Tuesday, March 11, 2014

Reviving Intuition


My life is magical in so many ways that I can no longer attribute it to luck, first because it takes away the part I’ve played in it and that’s just not fair to me and everything I’ve done to get here, but also because I have a sneaking suspicion that I could actually have whatever I wanted if I would stop getting in my own way and let myself believe I deserve the best that the world has to offer me. My life here seems to reflect that, to the extent that I’ve been able to let it.

On the other hand, even when the sun is shining and the rainbows are gathering over my beautiful little casita in a Panamanian mountain town, the storm clouds are thundering away in my head, and it is very, very often that I vacillate between ebullience at the world I see around me and wailing grief and rage at what I find within. It may not be a black and white world, invisible audience, but the color contrast is often just as stark between my inner and outer worlds.

“She’s not the kind of girl who lets herself get stuck in situations that aren’t serving her.”

One of my friends said this about someone we know, and it has stayed with me. This is a friend that I admire most because of his ability to tap directly into his intuition and just go with whatever it tells him, unlike me. He and I have had many conversations like this one:

Me: “I know her. When I first got here, she roped me into something and it took a long time to extricate myself, despite the fact that I knew something was up when I first met her.”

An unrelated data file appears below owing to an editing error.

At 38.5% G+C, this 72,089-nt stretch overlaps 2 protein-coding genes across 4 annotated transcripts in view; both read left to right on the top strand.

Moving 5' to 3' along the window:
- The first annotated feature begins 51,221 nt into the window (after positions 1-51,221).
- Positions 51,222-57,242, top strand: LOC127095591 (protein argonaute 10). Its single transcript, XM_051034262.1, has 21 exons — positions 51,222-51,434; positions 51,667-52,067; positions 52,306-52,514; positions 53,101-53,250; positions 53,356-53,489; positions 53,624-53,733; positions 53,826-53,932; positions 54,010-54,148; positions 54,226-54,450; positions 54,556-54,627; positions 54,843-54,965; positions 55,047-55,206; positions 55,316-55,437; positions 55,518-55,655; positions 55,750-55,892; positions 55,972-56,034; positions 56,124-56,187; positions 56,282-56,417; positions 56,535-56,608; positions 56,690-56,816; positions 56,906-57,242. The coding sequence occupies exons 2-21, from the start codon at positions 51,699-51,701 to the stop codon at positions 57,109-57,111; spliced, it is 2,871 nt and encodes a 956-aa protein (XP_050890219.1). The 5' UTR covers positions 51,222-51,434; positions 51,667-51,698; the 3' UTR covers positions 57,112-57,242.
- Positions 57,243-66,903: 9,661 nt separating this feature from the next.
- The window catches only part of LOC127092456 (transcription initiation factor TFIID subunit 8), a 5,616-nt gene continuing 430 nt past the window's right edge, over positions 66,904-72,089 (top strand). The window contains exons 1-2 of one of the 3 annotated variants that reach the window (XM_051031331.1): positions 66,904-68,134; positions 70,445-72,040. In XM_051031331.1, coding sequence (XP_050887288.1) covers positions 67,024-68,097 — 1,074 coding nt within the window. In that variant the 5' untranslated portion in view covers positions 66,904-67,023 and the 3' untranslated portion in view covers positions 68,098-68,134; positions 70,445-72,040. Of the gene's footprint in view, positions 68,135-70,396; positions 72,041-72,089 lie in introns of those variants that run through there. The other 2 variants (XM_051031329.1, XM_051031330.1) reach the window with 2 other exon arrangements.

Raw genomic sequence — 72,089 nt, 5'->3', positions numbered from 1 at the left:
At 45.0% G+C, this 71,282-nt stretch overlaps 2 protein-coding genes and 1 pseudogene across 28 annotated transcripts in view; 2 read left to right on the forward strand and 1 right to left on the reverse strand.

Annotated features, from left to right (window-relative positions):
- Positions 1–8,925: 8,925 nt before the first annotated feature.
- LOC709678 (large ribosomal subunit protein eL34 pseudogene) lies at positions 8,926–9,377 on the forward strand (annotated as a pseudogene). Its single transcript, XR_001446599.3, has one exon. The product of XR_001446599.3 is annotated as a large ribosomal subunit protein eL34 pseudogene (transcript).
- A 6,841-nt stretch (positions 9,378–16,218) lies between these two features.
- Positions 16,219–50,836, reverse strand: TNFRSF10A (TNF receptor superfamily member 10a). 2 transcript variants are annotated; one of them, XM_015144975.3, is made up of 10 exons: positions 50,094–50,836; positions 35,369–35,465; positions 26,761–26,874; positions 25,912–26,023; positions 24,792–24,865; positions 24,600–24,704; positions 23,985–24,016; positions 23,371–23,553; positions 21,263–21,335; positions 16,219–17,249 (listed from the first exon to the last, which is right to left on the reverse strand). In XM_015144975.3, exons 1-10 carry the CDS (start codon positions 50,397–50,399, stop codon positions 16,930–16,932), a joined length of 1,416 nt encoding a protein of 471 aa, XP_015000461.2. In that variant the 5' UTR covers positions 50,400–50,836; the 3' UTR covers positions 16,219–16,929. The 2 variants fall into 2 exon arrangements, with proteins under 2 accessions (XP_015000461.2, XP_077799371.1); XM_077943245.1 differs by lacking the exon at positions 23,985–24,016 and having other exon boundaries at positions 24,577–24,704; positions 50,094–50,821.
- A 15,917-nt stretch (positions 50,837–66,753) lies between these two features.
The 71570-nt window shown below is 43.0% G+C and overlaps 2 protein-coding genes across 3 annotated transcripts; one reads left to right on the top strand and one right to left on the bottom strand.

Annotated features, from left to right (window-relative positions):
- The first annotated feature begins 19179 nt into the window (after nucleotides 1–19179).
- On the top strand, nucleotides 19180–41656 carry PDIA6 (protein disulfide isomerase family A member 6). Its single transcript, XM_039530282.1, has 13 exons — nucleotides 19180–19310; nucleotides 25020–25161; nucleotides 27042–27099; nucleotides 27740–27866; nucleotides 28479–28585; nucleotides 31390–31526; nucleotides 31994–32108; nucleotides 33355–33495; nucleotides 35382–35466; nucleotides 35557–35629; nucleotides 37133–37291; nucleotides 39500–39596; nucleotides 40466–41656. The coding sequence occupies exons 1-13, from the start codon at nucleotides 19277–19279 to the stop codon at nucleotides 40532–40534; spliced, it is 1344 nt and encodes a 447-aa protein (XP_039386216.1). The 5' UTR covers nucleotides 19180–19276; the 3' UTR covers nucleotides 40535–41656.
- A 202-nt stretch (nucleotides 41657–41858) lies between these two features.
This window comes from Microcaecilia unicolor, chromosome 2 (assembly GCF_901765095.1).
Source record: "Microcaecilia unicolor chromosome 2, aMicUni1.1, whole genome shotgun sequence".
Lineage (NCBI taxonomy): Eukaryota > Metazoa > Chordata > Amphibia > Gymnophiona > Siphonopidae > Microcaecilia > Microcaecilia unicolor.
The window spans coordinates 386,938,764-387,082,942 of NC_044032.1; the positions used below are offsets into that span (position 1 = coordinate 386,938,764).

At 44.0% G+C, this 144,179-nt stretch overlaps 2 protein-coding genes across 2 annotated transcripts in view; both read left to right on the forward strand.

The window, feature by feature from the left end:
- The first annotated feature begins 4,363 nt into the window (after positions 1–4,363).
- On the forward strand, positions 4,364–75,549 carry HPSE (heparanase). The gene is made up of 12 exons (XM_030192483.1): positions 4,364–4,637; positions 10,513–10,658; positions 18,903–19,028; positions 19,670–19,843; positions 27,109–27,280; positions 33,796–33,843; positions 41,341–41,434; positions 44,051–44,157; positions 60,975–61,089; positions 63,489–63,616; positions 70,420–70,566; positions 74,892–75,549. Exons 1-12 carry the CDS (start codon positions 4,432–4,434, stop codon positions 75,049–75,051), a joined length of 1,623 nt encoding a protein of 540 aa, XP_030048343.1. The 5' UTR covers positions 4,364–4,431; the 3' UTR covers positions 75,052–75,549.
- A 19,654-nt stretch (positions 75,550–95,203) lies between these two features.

Him: “When I first met her, I felt myself automatically backing away. That’s when I knew she was no good.”

I can look back on nearly every situation that hasn’t turned out well for me, especially the ones where I’ve been taken advantage of by others, and see that at the beginning I knew that it was a bad idea, but I got caught up in the other person’s needs, their enthusiasm, and often logic and common sense, ignored myself and went with it. Not only that, but when I started to figure out just how much a situation wasn’t going to work for me, I didn’t crash through a window to escape. Instead, I tiptoed around apologizing, taking all the blame, and letting myself be convinced that I was the one that wasn’t good enough to be able to handle the situation better. In fact, it is usually only months later, once I am completely removed from whomever or whatever happened and when other people are in the process of discovering for themselves how terrible things are revolving around that person or situation, that I finally let myself think, “Hey, yeah. I was RIGHT!”


But you know what, invisible audience? This is what we’re taught. I am not the only one who has a problem with this, and it’s not just because of my mountains of self-doubt and insecurities.

I am certainly not the only one who’s ever been told to hang in there; that whatever job or situation is worth the discomfort or unhappiness because of the benefits; because of the paycheck; because it’s an important career move. How often are we told to forgo happiness – which, aside from and as part of survival, is all I’ve been able to figure out my intuition wants for me – for what’s safe, what’s logical, what is good for us?

That’s the one that’s really gotten to me lately, invisible audience: how often I have ignored my own internal mechanism, as ancient and true as animal instinct, because I was convinced that the exact opposite was what was good for me.